Why Video Game Sex Is Pointless

One of the first video games to feature sex was the Leisure Suit Larry series, which debuted in the late eighties. In it, protagonist Larry Laffer would attempt to seduce attractive women, unsuccessfully most of the time. He would score at least once in every game though, and you would be treated to a pixelated sex scene that was as sad as Larry himself. And sadly, modern video games are no better at portraying sex.

An example of this is The Witcher 2. It is a superb game and has garnered accolades for dealing with mature themes, including sex. But the sex in the game is little more than ridiculous. Take the relationship between the protagonist Geralt and the sorceress Triss. At some point in the game, they find themselves in a baroque room with a pool. Geralt says to Triss in his monotonic voice “you could use a bath”. She uses magic to remove her clothes (!) and is joined by Geralt in the pool, where they share an intimate moment. It is a silly scene that feels awkward, comes out of the blue and appears to be there because the game creators thought it would be a good time to please those sex-starved RPG players.


It might take itself very seriously, but the Witcher 2’s sex scenes were a bit awkward.

Even Canadian developer Bioware, who are well-known for featuring romances and sex in their Mass Effect and Dragon Age series, have not handled sex any better. Regarding relationships in Dragon Age: Inquisition, Bioware’s Creative Director Mike Laidlaw told IGN “Let’s not have gifts that buy affection. Let’s not have sex be the end goal.”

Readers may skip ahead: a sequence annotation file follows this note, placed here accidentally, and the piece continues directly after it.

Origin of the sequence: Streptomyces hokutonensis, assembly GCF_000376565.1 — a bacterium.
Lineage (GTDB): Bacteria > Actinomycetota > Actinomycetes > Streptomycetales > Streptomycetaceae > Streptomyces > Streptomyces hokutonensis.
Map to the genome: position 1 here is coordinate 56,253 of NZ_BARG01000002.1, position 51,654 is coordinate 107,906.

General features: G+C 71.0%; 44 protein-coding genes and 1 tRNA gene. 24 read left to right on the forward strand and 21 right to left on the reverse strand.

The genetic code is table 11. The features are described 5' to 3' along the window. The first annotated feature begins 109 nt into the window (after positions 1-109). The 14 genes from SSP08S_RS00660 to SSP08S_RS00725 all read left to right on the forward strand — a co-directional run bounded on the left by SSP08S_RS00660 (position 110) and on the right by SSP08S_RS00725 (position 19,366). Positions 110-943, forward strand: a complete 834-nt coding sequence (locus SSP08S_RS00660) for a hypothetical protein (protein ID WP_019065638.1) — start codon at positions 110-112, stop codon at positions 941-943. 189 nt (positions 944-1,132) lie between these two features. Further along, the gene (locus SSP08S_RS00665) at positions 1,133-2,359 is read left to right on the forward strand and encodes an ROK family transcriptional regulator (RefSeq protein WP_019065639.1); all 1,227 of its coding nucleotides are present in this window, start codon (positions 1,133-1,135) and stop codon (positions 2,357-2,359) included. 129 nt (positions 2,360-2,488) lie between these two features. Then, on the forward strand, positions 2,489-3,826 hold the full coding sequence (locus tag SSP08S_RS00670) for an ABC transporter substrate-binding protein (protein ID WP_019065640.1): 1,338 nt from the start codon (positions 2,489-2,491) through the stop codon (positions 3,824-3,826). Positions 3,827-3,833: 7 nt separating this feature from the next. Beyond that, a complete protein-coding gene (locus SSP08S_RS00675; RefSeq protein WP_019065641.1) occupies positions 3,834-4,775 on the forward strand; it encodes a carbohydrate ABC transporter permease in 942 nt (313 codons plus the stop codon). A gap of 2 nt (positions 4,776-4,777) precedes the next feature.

But hasn’t that been the problem with relationships and sex in all Bioware games to date? In the original Dragon Age, after rewarding the witch Morrigan with the right gifts (she had a penchant for jewellery) and picking the right conversation choices, you would be rewarded with a sex scene. It looked ridiculous though, the animation was stilted and it was like watching two mannequins in underwear rubbing against each other.

Dragon Age 2 improved things in the relationships department, although it was a much inferior game in terms of story and characters. When it came to sex though, it always struck me as odd that the protagonist Hawke would be hit on by almost all members of his party, male and female. While Bioware have a right to include same sex relationships in games, surely this is not a clever way of showing that sexual diversity exists… Is every single character in a party going to be both into women and men, even in a fantasy world?


Everyone is after Hawke in Dragon Age 2…

This awkward portrayal of sex in video games just helps perpetuate the idea that gamers are sad, solitary men who don’t get laid in real life and who seek satisfactions in fantasy. This is sad, because nowadays the average gamer certainly isn’t the typical antisocial geek who lives in a basement and shrugs off real-life relationships. The average gamer is more like the average person these days.

So these games feature sex for a different reason, and it is the same reason why you see sex in all other media: “sex sells”. Featuring sex in games is also good for stirring controversy. American TV channel Fox ran a story about sex in the first Mass Effect game, claiming it featured “full digital nudity and sex” and that players could take part in “graphic sex”. Of course, this was just uninformed, sensationalist reporting. But the game got a lot of exposure in the media thanks to it, and I bet it didn’t hurt its sales in the slightest.


Mass Effect 3 was a fine RPG with good characters, and a terrible ending. What would have FOX made of the interspecies sex scene?

In the end though, if video game sex is integrated in a natural way and adds to the experience of playing the game, then it would probably be welcome by most sensible adults. But if it looks anything like Larry Laffer’s antics in the Leisure Suit Larry series, then video game sex scenes would be better left on the cutting room floor.